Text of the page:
Have you seen this up and coming credit/banking industry product - Visa debit combo cards?…
In a recent blog by a colleague of mine, the first thing that jumped off the page and metaphorically smacked me in the face was the phrase, ‘us good guys.’ If ever awards were being handed out for the top ten self-righteous, self-praising phrases then ‘us good guys’ would be in serious contention for an Oscar.
As is often the case with those who use these phrases, us good guys are never defined beyond the author’s rather vague opinion. The debt ugly is quite clear. They are called dragons that threaten the financial services of the land (in Ontario) with unlicensed debt settlement services.
According to the article, the nefarious ‘evil doers’ have risen from the dead to partner up with lawyers so they can circumvent a law that banished them from the land for excessive upfront fees, misleading contracts, and dubious debt negotiation practices. I’m sure those kinds of things have never happened from the legal profession all by itself – you know, without any help of the resurrected undead debt settlement service providers.
The good guys (who, one would rightly or wrongly assume, do not demand excessive upfront fees, misleading contracts and/or dubious debt negotiation practices) are further angered by how lawyers are exempt from providing debt settlement services that, presumably, only the good guys should be delivering.
So, now the good guys seem to suggest that lawyers are susceptible to unscrupulous debt settlement practices because they are not……you guessed it…….they are not properly regulated licensed credit counsellors.
Oh oh. Not so fast. An article from the Huffington Post was cited to introduce not-for-profit credit counselling agencies and mentioned that, “…debt settlement services across Canada operate in a competitive field alongside non-profit credit counselling agencies.”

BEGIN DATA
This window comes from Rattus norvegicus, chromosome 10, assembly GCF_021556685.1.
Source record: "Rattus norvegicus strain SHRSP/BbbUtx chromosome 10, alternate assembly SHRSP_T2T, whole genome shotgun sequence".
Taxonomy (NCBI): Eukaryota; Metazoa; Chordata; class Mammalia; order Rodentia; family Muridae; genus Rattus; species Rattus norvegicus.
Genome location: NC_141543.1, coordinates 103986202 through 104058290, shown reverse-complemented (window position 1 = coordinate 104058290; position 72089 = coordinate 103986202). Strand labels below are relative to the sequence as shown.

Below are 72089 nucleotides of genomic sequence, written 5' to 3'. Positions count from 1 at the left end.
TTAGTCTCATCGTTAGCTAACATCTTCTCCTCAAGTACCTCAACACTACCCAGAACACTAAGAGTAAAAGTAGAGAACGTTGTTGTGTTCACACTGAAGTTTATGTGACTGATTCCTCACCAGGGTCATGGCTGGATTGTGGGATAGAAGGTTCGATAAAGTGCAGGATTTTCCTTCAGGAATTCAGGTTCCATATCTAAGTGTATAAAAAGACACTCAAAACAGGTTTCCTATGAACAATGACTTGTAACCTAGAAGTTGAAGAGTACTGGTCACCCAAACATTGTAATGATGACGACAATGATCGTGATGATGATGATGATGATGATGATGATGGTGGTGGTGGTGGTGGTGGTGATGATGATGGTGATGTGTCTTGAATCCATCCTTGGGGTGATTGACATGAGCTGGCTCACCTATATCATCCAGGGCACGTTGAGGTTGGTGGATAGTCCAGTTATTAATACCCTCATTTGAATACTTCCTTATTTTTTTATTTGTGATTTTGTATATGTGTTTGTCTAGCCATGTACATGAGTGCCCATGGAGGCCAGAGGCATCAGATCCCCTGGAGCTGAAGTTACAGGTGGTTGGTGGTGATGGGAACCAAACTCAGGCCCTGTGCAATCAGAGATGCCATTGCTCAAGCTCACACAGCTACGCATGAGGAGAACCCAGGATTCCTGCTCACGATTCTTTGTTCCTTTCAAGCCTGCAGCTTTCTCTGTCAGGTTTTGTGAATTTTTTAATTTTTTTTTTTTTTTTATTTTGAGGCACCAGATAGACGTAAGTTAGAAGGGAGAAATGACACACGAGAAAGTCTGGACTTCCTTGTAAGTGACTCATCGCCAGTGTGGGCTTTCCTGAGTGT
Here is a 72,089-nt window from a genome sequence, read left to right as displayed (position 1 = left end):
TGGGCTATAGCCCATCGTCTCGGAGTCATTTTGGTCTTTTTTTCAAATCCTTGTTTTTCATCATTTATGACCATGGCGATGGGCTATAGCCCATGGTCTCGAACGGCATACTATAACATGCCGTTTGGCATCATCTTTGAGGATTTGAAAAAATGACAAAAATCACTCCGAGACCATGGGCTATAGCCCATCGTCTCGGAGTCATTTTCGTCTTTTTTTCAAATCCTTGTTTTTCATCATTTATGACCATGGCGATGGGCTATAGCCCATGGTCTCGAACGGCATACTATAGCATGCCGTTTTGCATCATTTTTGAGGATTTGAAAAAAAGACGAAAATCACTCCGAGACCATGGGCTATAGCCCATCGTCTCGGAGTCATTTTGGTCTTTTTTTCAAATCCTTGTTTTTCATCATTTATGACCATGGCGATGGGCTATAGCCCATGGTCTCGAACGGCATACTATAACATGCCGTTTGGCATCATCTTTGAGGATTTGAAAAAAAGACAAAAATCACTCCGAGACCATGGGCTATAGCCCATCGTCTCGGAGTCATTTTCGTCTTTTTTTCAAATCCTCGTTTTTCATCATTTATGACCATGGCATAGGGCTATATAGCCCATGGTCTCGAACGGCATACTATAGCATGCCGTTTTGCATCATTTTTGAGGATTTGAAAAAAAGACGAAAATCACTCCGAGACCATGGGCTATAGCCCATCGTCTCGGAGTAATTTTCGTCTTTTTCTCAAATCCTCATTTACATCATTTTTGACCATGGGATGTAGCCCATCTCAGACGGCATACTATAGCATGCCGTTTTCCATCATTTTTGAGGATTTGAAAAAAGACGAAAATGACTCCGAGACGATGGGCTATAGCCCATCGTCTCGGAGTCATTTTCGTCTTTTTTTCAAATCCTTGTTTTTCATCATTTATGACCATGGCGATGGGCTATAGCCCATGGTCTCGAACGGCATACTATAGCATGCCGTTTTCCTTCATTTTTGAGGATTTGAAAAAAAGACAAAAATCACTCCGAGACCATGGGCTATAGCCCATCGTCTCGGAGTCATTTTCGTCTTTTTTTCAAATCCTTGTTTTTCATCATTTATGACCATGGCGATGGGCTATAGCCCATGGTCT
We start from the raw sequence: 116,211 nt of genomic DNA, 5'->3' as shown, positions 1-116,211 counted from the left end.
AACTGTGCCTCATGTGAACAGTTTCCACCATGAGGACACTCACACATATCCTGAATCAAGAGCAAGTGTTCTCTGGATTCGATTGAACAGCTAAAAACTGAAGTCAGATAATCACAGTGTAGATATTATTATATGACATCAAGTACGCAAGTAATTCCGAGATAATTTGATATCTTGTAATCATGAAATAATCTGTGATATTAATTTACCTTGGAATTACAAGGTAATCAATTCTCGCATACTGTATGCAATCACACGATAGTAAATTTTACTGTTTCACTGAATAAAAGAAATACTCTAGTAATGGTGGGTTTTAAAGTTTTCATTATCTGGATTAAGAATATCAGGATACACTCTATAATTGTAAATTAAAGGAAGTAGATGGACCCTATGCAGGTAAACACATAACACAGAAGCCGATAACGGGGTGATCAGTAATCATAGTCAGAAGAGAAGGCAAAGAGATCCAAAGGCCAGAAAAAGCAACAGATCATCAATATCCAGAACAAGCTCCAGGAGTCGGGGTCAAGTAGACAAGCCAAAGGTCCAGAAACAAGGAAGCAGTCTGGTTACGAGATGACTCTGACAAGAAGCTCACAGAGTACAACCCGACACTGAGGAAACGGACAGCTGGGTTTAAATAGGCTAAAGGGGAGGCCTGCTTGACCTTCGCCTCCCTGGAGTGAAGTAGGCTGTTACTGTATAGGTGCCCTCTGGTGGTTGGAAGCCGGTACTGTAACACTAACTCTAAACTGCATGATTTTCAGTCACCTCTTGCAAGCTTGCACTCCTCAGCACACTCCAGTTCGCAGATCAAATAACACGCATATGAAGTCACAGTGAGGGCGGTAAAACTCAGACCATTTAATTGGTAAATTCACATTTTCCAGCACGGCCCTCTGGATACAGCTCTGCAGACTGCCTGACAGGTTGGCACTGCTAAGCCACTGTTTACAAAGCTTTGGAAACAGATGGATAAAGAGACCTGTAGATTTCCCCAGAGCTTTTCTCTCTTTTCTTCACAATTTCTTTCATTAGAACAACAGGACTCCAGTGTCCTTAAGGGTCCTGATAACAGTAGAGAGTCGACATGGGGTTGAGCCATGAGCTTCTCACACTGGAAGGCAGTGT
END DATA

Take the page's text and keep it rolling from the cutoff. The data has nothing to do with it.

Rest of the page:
I haven’t a clue what that means. It seems to suggest that not-for-profit credit counselling agencies are the only places blessed with angel-like qualities and, by omission, the licensed ‘for-profit’ agencies either don’t seem to exist or are simply not blessed. This makes me wonder who’s blessing who?”
It’s interesting to see the logic of sanctimony unfold and awkwardly conclude that, in Canada, there are blessed not-for-profit licensed credit counselling agencies and (by omission) unblessed for-profit licensed credit counselling agencies, and then there are evil dragons and lawyers.
Bankruptcy trustees received a warm kiss of approval for adhering to industry standards and “…to assure fair play and professionalism in relation to debt services…” (this declaration is made knowing full well that bankruptcy trustees are for-profit corporations and have a legal duty to act on behalf of the creditors and not a debtor in a bankruptcy proceeding.)
The article and its omissions, unsubstantiated assumptions and abstract assertions all sound a bit like a fairy tale to me. The best way to liberate fantasy fiction from non-fiction is to provide factual and statistically valid proof.
By the way, the legal profession drafts the legislation of governments and plays a fundamental role in the jurisprudence of debt and bankruptcy for both debtors and creditors. I’m sure they can identify the good, the bad and the debt-ugly (dragons) all by themselves.